In addition, the Lebanese researcher Jad Mhaidli says in his post: “There are two main groups of Zoroastrians, the Iranians and the Parsis. The Iranian Zoroastrians are those who remained in Iran following the Arab conquest that eventually made Islam the majority religion in the country. Although they preserved their religion for many centuries, only tens of thousands of them remain, and their religion is recognized by the current Iranian state, and they are represented by a Zoroastrian parliamentarian, especially after the Iranian revolution in 1979, which paved the way for the establishment of the current Islamic Republic. Therefore, there was a high wave of interest in ancient Persian history, and in Zoroastrianism in particular”. The researcher points out that Zoroastrianism is witnessing a revival among many Iranians who wish to express dissatisfaction with the current teachings in Iran. As for the Parsis, they migrated from Persia to India after the Islamic conquest and settled in there, where they could practice their rituals.

Since the Sassanid state adopted Zoroastrianism as its official religion before the Islamic conquest, its owners believed in the existence of two gods, one of them: (Ahuramazda), a god of good, and the other: (Ahriman), a god of evil, based on the philosopher Zoroaster’s division of the world into light and darkness. He called his followers to worship everything related to the light and the matter developed until the Persians eventually worshiped the fire.

Therefore, their religion became based on the worship of fire and the division of the world into one world of darkness and another of light. Zoroaster also claimed that the light of God is in everything that shines and blazes in the universe, and he commanded to turn to the direction of the sun and fire at the time of their worship because the light in his claim is a symbol of God. He commanded that the four elements should not be desecrated: fire, air, soil and water. After that, other people came and enacted various laws for the Zoroastrians, forbidding them to engage in things that require fire, so they limited their work to agriculture and trade. Starting from this glorification of fire and turning towards it in worship, people gradually began to worship it. The matter reached the point that they were clearly worshiping it in public and building temples for it, and every belief and religion other than the worship of fire became extinct.

Zoroastrianism reached a level of moral decadence that no other religion on earth had ever reached. Researcher Mustafa Al-Ansari says: “Since the fire did not reveal a law to those who worshiped it, did not send a messenger, did not interfere in their lives, and did not punish sinners and criminals, the religion of the Magians became a form of rituals and traditions that they performed in special places and at specific hours. As for outside the temples, or in their homes and the circles of their rule, they used to do what they liked or what served their interests. When everything became permissible for anyone, the foundation of morals became shaken. The relative taboos forbidden by the temperate natures of the people of the provinces became a matter of dispute”.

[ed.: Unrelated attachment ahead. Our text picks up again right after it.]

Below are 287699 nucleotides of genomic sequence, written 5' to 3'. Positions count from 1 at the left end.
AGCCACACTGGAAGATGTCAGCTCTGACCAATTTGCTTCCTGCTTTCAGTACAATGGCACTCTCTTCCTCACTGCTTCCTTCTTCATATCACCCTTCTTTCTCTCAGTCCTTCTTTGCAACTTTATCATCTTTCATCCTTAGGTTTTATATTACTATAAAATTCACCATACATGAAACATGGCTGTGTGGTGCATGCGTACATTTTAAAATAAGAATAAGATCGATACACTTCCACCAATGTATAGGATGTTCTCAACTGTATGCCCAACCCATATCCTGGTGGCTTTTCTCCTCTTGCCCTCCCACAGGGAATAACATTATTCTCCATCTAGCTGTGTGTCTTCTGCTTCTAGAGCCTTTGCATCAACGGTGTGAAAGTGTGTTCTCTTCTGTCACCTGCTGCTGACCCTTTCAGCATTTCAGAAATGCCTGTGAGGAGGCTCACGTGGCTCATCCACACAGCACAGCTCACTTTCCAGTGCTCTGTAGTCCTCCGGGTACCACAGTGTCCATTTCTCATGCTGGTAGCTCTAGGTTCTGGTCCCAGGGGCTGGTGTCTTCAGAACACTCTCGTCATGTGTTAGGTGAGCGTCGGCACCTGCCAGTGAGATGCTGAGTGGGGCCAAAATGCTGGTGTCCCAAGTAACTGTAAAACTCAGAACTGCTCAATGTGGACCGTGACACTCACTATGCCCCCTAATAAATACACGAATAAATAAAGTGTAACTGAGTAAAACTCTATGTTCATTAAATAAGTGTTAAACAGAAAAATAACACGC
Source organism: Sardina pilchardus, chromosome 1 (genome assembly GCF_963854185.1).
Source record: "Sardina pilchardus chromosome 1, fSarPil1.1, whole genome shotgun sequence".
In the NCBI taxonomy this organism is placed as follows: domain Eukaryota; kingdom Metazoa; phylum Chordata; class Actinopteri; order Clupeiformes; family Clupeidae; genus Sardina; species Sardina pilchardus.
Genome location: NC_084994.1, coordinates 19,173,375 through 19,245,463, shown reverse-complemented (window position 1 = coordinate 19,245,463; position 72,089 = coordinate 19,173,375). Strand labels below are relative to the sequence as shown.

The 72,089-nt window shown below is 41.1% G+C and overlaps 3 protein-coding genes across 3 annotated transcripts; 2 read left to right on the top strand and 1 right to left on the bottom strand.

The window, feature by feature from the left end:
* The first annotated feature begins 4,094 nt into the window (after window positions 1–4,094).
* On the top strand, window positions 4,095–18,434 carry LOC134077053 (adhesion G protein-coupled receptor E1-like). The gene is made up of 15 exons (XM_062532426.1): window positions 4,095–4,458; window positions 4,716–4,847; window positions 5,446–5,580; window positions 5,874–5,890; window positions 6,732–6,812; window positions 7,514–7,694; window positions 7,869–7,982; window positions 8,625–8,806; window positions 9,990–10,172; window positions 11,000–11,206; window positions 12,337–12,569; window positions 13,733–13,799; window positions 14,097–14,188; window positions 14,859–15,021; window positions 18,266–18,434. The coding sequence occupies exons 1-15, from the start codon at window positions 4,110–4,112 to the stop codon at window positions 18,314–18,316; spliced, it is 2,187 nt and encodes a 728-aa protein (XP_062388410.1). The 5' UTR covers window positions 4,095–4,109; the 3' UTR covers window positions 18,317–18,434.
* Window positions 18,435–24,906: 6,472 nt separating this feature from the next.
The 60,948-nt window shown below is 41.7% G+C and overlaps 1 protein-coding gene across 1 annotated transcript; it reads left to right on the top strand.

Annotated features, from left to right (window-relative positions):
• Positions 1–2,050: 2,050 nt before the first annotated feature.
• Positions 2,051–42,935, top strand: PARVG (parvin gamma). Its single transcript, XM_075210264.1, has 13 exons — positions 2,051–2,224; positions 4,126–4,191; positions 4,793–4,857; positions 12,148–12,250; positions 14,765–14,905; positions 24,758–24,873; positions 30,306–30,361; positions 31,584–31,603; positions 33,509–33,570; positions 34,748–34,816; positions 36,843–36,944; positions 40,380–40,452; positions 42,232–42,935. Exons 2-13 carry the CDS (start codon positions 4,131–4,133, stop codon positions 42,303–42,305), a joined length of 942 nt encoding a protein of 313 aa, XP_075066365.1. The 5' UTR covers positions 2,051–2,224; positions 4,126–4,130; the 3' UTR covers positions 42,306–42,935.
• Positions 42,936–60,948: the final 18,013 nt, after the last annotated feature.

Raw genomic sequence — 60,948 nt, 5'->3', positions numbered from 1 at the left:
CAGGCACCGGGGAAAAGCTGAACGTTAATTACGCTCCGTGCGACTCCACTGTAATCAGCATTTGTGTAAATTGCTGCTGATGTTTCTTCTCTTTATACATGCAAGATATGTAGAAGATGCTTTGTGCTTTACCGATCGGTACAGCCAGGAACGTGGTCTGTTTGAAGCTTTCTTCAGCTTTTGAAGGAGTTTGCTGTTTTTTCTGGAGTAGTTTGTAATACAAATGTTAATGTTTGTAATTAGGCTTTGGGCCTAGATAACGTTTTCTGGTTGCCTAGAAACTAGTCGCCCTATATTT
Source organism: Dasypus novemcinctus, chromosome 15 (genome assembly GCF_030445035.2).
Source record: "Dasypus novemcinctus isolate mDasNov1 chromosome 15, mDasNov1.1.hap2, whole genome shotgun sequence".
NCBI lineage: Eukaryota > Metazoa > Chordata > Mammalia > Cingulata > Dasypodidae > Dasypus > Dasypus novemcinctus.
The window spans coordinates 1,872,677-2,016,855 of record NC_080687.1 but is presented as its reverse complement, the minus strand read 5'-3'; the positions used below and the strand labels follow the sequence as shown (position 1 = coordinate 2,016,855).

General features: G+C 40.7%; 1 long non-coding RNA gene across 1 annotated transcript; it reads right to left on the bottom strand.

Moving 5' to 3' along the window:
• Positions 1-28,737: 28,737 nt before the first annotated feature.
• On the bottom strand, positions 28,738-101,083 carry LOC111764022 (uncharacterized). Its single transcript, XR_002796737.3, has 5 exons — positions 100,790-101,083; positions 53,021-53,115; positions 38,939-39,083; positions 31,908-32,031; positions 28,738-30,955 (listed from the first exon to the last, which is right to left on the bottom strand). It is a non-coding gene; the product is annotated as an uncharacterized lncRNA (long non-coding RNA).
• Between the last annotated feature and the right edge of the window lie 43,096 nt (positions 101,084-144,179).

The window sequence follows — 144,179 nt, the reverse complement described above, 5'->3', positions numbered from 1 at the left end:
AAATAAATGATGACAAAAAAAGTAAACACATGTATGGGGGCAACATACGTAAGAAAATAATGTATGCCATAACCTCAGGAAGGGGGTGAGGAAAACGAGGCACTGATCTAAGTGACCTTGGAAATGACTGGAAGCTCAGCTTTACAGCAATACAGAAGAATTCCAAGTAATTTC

in “The Story of Civilization”, Will Durant talks about the Persians saying that the brother was marrying his sister, the father was marrying his daughter and the mother was marrying her son. The matter reached the point that the Persian King Yazdegerd II, who ruled in the late fifth century AD, married his daughter and then killed her, and King Bahram Jobin was married to his sister in the sixth century. 

  1. Osama Adnan, Zoroastrianism: Notes and Opinions (Baghdad: Ashur Bani Pal, 2016).


  1. Saad Smar, The Gods Anhita: A Study of Historical Development (Iraq: Wasit University, 2018). Saad Smar, The Gods Anhita: A Study of Historical Development (Iraq: Wasit University, 2018).


  1. Abdullah Al-Abadani, History of Zoroastrianism, translated by: Abdul Sattar Kalhor (Duhok: Khani Press, 2011).


  1. Al-Shafi` Al-Mahi, Zoroaster and Zoroastrianism, Annals of Arts and Social Sciences, Kuwait University, Annal 11, Thesis 160 (2001).


  1. Muhammad Al-Saadi, Philosophical Dimensions in Zoroastrianism, Al-Zaytoonah University Journal, Issue 16, (2015).

The Dakhma made the bodies of their dead food for vultures

The Zoroastrian beliefs of the Persians were influenced by an Indian culture that believed in myths

The beliefs, religions, and various rituals of ancient Iran were associated with deviant beliefs, most of which are linked to myths and legends, which are an influential part of the Persian mentality, starting from the early Persians’ worship of the sun, moon, stars and nature, and they are influenced by Indian beliefs.